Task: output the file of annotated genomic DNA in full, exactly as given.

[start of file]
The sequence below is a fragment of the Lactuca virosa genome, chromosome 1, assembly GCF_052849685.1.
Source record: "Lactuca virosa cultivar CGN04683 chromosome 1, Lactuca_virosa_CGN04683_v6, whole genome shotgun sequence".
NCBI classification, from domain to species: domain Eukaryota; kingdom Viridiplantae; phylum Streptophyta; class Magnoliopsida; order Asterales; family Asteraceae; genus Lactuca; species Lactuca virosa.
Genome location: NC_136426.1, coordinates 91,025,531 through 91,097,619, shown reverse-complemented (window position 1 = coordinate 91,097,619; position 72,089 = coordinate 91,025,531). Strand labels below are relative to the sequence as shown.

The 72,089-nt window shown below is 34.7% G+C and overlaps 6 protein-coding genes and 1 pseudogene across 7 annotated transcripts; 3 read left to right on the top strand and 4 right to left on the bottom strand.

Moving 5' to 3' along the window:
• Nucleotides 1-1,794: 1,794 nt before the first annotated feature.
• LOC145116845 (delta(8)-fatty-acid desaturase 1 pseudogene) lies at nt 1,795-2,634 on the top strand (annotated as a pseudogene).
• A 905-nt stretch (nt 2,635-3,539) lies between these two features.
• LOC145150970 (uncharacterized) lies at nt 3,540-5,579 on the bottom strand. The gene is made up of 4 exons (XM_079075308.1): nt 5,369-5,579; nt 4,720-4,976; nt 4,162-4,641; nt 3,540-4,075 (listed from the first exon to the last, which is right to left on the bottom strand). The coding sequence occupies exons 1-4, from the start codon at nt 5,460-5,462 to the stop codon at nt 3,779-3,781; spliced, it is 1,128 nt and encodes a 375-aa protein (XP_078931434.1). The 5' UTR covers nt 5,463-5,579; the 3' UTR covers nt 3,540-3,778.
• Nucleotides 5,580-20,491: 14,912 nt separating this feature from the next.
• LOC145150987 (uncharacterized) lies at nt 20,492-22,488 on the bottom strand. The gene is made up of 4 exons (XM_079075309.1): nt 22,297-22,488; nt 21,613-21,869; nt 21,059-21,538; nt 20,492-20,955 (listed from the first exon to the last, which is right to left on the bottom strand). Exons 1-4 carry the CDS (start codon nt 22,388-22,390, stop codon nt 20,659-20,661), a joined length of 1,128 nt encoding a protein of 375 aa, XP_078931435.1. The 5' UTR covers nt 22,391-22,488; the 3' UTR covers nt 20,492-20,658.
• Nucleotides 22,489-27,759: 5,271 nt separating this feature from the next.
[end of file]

The sequence below is a fragment of the Lactuca virosa genome, chromosome 1, assembly GCF_052849685.1.
Source record: "Lactuca virosa cultivar CGN04683 chromosome 1, Lactuca_virosa_CGN04683_v6, whole genome shotgun sequence".
NCBI classification, from domain to species: domain Eukaryota; kingdom Viridiplantae; phylum Streptophyta; class Magnoliopsida; order Asterales; family Asteraceae; genus Lactuca; species Lactuca virosa.
Genome location: NC_136426.1, coordinates 91,025,531 through 91,097,619, shown reverse-complemented (window position 1 = coordinate 91,097,619; position 72,089 = coordinate 91,025,531). Strand labels below are relative to the sequence as shown.

The 72,089-nt window shown below is 34.7% G+C and overlaps 6 protein-coding genes and 1 pseudogene across 7 annotated transcripts; 3 read left to right on the top strand and 4 right to left on the bottom strand.

Moving 5' to 3' along the window:
• Nucleotides 1-1,794: 1,794 nt before the first annotated feature.
• LOC145116845 (delta(8)-fatty-acid desaturase 1 pseudogene) lies at nt 1,795-2,634 on the top strand (annotated as a pseudogene).
• A 905-nt stretch (nt 2,635-3,539) lies between these two features.
• LOC145150970 (uncharacterized) lies at nt 3,540-5,579 on the bottom strand. The gene is made up of 4 exons (XM_079075308.1): nt 5,369-5,579; nt 4,720-4,976; nt 4,162-4,641; nt 3,540-4,075 (listed from the first exon to the last, which is right to left on the bottom strand). The coding sequence occupies exons 1-4, from the start codon at nt 5,460-5,462 to the stop codon at nt 3,779-3,781; spliced, it is 1,128 nt and encodes a 375-aa protein (XP_078931434.1). The 5' UTR covers nt 5,463-5,579; the 3' UTR covers nt 3,540-3,778.
• Nucleotides 5,580-20,491: 14,912 nt separating this feature from the next.
• LOC145150987 (uncharacterized) lies at nt 20,492-22,488 on the bottom strand. The gene is made up of 4 exons (XM_079075309.1): nt 22,297-22,488; nt 21,613-21,869; nt 21,059-21,538; nt 20,492-20,955 (listed from the first exon to the last, which is right to left on the bottom strand). Exons 1-4 carry the CDS (start codon nt 22,388-22,390, stop codon nt 20,659-20,661), a joined length of 1,128 nt encoding a protein of 375 aa, XP_078931435.1. The 5' UTR covers nt 22,391-22,488; the 3' UTR covers nt 20,492-20,658.
• Nucleotides 22,489-27,759: 5,271 nt separating this feature from the next.